But as a diverse and growing crop of Democratic contenders in the presidential primary begins to make its appeals to voters, these young black women are already doing the sort of unglamorous, tedious, workaday labor upon which meaningful transformation is built. This means centering marginalized communities and foregrounding issues like income inequality, black maternal health, and affordable housing. They are permanently expanding an American political and moral imagination that has frequently sidelined them, or ignored them altogether.
Few understand this challenge better than Stephanie Morales.
Morales credits her commitment to procedural justice with the fact that she comes from the community she’s serving. When asked how she feels about criticisms that she—and other black women like her—are playing on identity politics in order to win their seats, she rolled her eyes.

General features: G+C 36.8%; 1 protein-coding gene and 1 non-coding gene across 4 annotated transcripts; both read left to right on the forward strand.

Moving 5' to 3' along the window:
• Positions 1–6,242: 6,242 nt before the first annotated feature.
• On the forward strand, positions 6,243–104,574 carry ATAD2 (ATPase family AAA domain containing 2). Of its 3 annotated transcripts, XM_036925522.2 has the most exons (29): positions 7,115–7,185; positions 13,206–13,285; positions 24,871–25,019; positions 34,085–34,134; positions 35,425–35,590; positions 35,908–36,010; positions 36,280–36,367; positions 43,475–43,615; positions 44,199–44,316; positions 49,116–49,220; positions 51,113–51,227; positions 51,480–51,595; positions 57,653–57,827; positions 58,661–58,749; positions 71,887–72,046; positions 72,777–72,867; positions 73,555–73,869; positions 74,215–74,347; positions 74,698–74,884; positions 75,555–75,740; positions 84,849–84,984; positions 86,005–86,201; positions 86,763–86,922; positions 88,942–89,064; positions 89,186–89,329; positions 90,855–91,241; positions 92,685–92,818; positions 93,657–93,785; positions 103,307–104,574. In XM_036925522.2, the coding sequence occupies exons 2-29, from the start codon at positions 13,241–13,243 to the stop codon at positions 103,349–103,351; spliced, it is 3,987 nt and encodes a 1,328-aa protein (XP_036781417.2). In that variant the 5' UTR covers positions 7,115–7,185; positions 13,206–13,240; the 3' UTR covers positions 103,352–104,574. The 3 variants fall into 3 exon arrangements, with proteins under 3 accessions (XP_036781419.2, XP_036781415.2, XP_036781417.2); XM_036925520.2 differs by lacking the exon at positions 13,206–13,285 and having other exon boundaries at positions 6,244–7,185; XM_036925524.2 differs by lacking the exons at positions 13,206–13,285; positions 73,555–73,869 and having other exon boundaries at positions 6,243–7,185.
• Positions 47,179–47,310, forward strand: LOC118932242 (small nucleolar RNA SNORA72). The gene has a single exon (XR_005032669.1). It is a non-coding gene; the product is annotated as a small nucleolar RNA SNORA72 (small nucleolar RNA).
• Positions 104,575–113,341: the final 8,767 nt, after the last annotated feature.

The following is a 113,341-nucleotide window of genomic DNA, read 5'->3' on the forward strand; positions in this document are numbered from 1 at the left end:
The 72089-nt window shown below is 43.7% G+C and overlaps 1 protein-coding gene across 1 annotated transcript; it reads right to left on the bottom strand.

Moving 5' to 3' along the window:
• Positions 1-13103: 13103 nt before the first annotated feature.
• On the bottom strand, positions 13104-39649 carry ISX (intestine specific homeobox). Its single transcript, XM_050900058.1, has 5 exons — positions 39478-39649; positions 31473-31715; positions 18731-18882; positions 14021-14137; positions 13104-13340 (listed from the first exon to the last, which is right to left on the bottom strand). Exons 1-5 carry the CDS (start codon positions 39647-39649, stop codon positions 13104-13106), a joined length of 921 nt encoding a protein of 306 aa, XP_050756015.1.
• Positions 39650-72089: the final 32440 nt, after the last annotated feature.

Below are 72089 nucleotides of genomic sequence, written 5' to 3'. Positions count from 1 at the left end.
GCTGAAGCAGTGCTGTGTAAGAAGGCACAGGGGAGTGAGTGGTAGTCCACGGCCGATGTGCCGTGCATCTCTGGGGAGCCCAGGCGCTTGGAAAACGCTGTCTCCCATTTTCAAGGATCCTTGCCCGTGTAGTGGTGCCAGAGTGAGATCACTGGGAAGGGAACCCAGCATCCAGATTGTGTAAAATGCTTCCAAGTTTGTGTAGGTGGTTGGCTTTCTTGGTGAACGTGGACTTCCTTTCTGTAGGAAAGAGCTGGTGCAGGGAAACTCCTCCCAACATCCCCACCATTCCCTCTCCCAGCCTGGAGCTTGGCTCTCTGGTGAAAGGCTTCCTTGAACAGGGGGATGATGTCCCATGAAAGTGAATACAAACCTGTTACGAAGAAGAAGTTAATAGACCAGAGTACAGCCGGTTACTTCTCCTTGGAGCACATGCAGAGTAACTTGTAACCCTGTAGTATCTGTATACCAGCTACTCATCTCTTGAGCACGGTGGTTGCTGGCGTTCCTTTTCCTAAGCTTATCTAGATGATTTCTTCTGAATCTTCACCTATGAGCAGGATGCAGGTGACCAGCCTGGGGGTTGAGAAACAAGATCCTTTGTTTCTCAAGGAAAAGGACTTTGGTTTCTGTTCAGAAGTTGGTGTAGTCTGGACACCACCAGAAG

“It’s so dismissive,” she said.
Within three months of being elected as the city’s top prosecutor, she was tasked with trying a white police officer who had gunned down an unarmed black teen in a Walmart parking lot. Morales persuaded a jury to convict former Portsmouth Police Officer Stephen Rankin for voluntary manslaughter, making her one of very few attorneys in the entire country to successfully prosecute a case against a police officer. While her re-election campaign was contentious, Morales believes her 2018 victory affirms her message of procedural justice—an approach that emphasizes fairness in the way legal processes operate—has resonated with the Portsmouth community.